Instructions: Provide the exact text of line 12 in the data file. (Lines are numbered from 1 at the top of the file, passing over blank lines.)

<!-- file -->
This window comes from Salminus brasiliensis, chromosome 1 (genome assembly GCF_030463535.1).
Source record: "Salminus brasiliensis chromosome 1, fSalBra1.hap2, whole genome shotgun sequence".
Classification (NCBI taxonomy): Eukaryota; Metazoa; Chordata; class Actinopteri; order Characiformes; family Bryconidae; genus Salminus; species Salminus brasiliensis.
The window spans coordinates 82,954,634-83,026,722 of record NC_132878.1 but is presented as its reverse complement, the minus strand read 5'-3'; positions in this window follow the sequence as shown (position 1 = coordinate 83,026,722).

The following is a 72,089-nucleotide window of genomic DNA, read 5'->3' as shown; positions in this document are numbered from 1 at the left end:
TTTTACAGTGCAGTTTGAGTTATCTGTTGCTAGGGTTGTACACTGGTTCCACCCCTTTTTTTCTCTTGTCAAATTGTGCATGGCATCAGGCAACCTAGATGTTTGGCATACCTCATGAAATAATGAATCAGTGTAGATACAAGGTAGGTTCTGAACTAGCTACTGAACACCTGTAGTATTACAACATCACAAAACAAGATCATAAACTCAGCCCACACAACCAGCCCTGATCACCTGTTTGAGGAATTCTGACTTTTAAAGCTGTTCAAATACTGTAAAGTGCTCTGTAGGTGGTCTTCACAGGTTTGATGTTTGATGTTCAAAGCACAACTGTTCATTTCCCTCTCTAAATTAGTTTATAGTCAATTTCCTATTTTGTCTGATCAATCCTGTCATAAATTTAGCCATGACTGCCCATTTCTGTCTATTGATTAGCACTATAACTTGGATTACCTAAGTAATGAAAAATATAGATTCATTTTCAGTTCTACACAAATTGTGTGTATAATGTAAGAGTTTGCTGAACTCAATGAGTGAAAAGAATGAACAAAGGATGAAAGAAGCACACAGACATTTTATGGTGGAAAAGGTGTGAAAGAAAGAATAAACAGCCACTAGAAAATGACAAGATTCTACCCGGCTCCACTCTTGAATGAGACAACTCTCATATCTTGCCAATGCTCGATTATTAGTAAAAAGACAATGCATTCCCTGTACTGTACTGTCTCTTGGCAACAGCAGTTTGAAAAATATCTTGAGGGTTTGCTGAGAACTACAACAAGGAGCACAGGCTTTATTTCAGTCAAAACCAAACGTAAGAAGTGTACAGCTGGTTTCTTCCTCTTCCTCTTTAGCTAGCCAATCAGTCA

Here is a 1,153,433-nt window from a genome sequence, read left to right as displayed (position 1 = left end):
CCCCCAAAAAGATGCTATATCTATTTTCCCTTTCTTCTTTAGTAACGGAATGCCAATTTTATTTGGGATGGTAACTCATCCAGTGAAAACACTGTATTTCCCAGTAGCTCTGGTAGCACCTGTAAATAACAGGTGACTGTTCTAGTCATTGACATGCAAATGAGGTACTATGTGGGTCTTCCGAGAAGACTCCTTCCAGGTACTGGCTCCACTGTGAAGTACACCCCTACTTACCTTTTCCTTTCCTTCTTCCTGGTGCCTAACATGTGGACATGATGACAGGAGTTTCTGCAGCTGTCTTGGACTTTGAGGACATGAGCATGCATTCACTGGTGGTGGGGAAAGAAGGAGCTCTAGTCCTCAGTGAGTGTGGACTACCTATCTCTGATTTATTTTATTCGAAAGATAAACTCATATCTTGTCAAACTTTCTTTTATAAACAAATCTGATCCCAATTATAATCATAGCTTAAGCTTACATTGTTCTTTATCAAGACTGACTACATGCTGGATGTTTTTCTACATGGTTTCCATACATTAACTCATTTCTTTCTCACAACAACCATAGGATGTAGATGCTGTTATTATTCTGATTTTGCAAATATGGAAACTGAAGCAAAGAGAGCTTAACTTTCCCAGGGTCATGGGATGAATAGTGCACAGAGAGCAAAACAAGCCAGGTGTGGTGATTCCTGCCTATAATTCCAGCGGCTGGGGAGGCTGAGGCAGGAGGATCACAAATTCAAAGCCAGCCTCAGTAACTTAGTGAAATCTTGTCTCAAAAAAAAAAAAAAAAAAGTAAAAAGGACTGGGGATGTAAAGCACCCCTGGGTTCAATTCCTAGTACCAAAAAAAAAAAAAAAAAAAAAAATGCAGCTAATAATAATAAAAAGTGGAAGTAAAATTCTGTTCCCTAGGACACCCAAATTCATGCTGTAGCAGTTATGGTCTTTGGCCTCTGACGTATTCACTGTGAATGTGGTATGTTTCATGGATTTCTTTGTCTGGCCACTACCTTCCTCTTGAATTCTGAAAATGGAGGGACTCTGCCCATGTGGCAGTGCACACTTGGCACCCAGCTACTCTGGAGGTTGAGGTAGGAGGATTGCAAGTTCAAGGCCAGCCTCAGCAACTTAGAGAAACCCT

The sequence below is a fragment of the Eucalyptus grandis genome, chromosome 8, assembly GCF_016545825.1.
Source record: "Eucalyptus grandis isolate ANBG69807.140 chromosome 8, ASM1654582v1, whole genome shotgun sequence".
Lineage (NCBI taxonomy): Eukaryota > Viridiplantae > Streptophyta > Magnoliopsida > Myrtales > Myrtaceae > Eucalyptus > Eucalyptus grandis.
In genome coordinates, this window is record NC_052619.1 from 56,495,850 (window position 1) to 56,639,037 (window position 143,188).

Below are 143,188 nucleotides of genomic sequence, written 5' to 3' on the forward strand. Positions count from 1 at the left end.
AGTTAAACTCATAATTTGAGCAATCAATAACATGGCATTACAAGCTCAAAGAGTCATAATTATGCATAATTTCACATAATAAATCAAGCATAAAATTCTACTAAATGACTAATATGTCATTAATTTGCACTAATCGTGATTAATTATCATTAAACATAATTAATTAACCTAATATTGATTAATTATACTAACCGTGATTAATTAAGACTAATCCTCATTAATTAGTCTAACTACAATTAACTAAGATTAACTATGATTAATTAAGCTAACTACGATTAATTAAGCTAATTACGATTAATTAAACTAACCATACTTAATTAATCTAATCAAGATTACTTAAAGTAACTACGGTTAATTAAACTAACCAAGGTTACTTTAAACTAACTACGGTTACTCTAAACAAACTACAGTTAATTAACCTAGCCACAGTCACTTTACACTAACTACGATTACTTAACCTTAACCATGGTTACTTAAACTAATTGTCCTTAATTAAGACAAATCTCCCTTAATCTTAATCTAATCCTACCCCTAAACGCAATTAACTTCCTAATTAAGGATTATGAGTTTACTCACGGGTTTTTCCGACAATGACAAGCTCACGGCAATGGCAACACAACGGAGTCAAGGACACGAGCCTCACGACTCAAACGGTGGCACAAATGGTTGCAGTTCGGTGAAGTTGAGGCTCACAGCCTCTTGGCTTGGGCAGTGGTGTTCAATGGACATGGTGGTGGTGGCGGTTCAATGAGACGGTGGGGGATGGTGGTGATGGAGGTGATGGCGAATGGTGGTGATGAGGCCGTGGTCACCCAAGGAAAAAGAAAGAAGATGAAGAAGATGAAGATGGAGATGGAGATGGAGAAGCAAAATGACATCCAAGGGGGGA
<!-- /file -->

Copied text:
In genome coordinates, this window is record NC_052619.1 from 56,495,850 (window position 1) to 56,639,037 (window position 143,188).